Retail investors seem to be the real spice of the IPO frenzy, with surging number of applications for a slice of the offers and record over-subscriptions making the new listings-platter more than full on the Dalal Street.
And lakhs of first time retail investors are flocking to the capital markets and joining the IPO (Initial Public Offer) bandwagon.
Experts opine that there has never been so much IPO applications coming in from the retail side with some issues getting as many as over 3 million applications and over 100 times the demand over supply.
Reflecting the rush of the retail investors into the equity market, their total holding in NSE-listed companies hit an all-time high of 7.18 per cent in the June quarter.
So far this year, there have been at least 40 new listings that have raked in around Rs 68,000 crore and more are in the offing. The depth of investor interest, especially from the retail segment, is much visible with many IPOs being oversubscribed over 100 times and offers worth over Rs 75,000 crore in the pipeline. Also, reports say the total number of IPOs may well top the 100-mark this year.
As an article in the latest RBI bulletin puts it, "2021 could well turn out to be India's year of the IPO".
According to NSDL and exchange data, since the pandemic hit the nation in March 2020, over 30 million retail investors have opened demat accounts, taking the overall number of demat accounts to close to 80 million as of June 2021.
During this period, the market, after tanking over 35 per cent in the first COVID wave, has rallied over 100 per cent and on Wednesday, the benchmark 30-share Sensex scaled the 56,000 peak during the intra-day session. The Sensex crossed the 50,000-mount only in January this year.
A retail investor is the one who has up to Rs 2 lakh exposure and high net worth individuals (HNIs) are those investing over Rs 2 lakh while QIBs (qualified institutional buyers) are part of the institutional portion.
That first-time retail investors are flocking to the market directly like fish to water is also clear from the massive over-subscription of the retail portion of most IPOs this year. This trend is best exemplified by they way they lapped up the Rs 1,513-crore Glenmark Life Sciences issue -- in terms of applications, the number was more than 3.9 million, which is the second highest on record after Reliance Power issue in February 2008 that had 4.2 million retail applications and 82.62 times retail demand.
In terms of retail over-subscriptions, the Glenmark issue got 14.6 times and the overall demand was close to 45 times.
According to Sameer Kaul, chief executive at TrustPlutus Wealth, the retail attraction is driven by the over 100 per cent rally in the markets over the past 15 months on the back of abundant liquidity, globally and in the domestic market.
This is clear from the massive spike in the number of demat accounts opened since the pandemic, he told PTI.
Anu Jain, head of equity broking at IIFL Wealth, said the ongoing IPO frenzy is mostly a question of supply and demand, which is higher given the liquidity floating around.
Market participants chase returns and this can sometimes skew the demand and supply balance. "We saw some really robust listing gains in July. Big issues like Tatva Chintan, Zomato, and GR Infra saw listing gains of around 96, 78, and 97 per cent, respectively," Jain said.
In the HNI category, the nearly Rs 600-crore Mtar Tech IPO was the most oversubscribed at 201 times, followed by the Rs 730-crore issue from Rolex Rings by 130 times, and the Rs 1,838-crore Devyani International by 117 times, where the retail demand was almost 40 times more than the offer.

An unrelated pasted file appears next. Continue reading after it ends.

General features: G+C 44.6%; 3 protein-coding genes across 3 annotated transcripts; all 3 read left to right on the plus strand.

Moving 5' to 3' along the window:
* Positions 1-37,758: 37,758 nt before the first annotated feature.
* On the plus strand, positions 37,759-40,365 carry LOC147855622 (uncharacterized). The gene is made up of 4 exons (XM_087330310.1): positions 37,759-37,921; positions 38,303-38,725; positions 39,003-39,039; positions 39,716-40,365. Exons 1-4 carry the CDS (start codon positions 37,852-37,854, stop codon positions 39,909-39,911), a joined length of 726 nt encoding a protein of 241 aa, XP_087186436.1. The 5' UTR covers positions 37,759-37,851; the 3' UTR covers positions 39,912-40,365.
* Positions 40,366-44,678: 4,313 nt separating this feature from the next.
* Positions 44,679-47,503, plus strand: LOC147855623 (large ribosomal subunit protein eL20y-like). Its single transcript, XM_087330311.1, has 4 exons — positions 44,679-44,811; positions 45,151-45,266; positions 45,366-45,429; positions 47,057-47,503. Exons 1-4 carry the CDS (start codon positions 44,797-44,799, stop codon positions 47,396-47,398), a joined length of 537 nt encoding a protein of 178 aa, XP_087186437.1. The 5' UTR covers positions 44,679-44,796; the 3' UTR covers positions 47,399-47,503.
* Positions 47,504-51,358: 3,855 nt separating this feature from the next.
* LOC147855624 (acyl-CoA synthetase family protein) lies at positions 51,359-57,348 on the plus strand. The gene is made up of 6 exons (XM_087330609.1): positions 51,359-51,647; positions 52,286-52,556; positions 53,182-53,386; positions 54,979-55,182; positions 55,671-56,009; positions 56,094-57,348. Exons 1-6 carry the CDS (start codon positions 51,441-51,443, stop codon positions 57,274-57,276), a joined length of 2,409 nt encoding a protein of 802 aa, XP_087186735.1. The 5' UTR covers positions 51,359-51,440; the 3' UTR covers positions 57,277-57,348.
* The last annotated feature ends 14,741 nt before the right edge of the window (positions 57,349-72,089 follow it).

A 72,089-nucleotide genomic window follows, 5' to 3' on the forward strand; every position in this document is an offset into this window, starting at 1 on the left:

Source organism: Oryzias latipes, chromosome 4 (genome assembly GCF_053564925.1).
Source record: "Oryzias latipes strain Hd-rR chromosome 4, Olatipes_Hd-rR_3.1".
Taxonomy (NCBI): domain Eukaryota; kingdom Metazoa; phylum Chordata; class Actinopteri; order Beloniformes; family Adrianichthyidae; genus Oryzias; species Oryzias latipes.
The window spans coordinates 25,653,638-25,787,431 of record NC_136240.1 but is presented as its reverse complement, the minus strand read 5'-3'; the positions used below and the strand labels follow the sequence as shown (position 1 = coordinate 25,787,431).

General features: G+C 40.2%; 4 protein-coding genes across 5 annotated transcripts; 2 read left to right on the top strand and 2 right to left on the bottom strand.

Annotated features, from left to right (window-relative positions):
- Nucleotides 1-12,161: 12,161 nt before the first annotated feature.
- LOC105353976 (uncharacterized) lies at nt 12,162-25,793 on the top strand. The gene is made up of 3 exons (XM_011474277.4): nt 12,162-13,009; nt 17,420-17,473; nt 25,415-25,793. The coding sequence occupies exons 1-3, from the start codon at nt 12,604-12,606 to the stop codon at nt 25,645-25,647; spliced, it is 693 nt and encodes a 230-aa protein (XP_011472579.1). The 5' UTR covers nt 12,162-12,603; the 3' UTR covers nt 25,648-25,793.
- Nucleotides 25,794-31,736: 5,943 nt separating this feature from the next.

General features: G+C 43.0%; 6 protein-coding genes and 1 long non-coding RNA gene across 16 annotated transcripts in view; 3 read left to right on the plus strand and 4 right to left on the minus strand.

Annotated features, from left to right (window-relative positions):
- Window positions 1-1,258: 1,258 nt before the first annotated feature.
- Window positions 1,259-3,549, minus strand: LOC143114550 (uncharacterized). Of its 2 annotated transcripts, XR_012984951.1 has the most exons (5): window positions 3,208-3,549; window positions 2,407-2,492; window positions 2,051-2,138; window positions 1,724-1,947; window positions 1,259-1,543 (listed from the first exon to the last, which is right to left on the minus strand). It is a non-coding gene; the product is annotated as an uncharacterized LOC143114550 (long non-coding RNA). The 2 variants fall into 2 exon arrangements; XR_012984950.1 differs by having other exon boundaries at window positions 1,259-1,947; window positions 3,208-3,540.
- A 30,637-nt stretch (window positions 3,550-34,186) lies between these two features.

The Rs 1,546-crore Clean Science issue got a demand for close to 95 times but the retail demand was among the lowest at nine times.
In the retail category, healthcare companies were the most preferred with the Rs 100 crore-Nureca issue getting a retail demand for 165.66 times and the overall demand for 40 times. The Rs 1,213-crore Krsnaa Diagnostics topped the over-subscription list with over 64 times the offer and the retail demand was at 42 times.
Of the total companies that got listed through IPO so far this year, only four had issue size greater than or equal to Rs 5,000 crore.
However, the Rs 9,375-crore Zomato issue despite being the largest so far in 2021, comparatively received less response from retail investors. In fact interest of retail investor was less in all the four IPOs which were above Rs 5,000 crore.
The Rs 500-crore IPO of Tatva Chintan Pharma saw an overwhelming response from retail investors with an oversubscription of 180.35 times. Investors have put in bids for 58.82 crore equity shares against offer of 32.61 lakh equity shares.
Amit Gupta, fund manager-PMS at ICICI Securities, said that high liquidity in domestic and foreign markets is driving the IPOs.
Market is giving value to future growth despite valuations being a little costly. Another reason is the recent massive upsides in the midcaps in the secondary market, which is driving the massive oversubscription in the primary market.
"We have seen returns of 500-700 per cent in some recent IPOs," Gupta said and also cited the lack of other investment options beyond equities as one the key drivers.
According to Prime Database, retail holding in NSE-listed companies hit an all-time high in the June quarter at 7.18 per cent or worth Rs 16.18 lakh crore, which rose more than 16 per cent between the March and June quarters. In quarter ended March, the retail share was 6.96 per cent or Rs 13.94 lakh crore.
(If you have a story in and around Mumbai, you have our ears, be a citizen journalist and send us your story here. )